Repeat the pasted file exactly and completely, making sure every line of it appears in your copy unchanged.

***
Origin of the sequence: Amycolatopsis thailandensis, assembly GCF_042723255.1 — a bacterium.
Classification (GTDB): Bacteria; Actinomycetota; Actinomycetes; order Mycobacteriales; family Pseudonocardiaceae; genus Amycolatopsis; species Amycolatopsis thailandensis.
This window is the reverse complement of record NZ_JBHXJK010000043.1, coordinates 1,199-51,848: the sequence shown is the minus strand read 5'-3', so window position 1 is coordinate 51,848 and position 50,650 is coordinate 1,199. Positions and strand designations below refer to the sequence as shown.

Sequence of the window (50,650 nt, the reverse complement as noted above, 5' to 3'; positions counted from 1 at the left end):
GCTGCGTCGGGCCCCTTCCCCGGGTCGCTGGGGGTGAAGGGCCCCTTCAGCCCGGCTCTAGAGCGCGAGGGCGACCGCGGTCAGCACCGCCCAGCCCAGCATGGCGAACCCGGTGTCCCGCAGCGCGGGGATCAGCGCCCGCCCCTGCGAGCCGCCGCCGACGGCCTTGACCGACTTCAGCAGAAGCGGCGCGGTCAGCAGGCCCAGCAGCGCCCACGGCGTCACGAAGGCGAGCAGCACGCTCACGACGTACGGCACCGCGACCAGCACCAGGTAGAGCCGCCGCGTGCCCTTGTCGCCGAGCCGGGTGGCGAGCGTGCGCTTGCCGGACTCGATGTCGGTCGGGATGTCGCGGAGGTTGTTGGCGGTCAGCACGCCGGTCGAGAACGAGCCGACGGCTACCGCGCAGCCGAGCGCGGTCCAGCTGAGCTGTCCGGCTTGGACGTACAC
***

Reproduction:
Origin of the sequence: Amycolatopsis thailandensis, assembly GCF_042723255.1 — a bacterium.
Classification (GTDB): Bacteria; Actinomycetota; Actinomycetes; order Mycobacteriales; family Pseudonocardiaceae; genus Amycolatopsis; species Amycolatopsis thailandensis.
This window is the reverse complement of record NZ_JBHXJK010000043.1, coordinates 1,199-51,848: the sequence shown is the minus strand read 5'-3', so window position 1 is coordinate 51,848 and position 50,650 is coordinate 1,199. Positions and strand designations below refer to the sequence as shown.

Sequence of the window (50,650 nt, the reverse complement as noted above, 5' to 3'; positions counted from 1 at the left end):
GCTGCGTCGGGCCCCTTCCCCGGGTCGCTGGGGGTGAAGGGCCCCTTCAGCCCGGCTCTAGAGCGCGAGGGCGACCGCGGTCAGCACCGCCCAGCCCAGCATGGCGAACCCGGTGTCCCGCAGCGCGGGGATCAGCGCCCGCCCCTGCGAGCCGCCGCCGACGGCCTTGACCGACTTCAGCAGAAGCGGCGCGGTCAGCAGGCCCAGCAGCGCCCACGGCGTCACGAAGGCGAGCAGCACGCTCACGACGTACGGCACCGCGACCAGCACCAGGTAGAGCCGCCGCGTGCCCTTGTCGCCGAGCCGGGTGGCGAGCGTGCGCTTGCCGGACTCGATGTCGGTCGGGATGTCGCGGAGGTTGTTGGCGGTCAGCACGCCGGTCGAGAACGAGCCGACGGCTACCGCGCAGCCGAGCGCGGTCCAGCTGAGCTGTCCGGCTTGGACGTACAC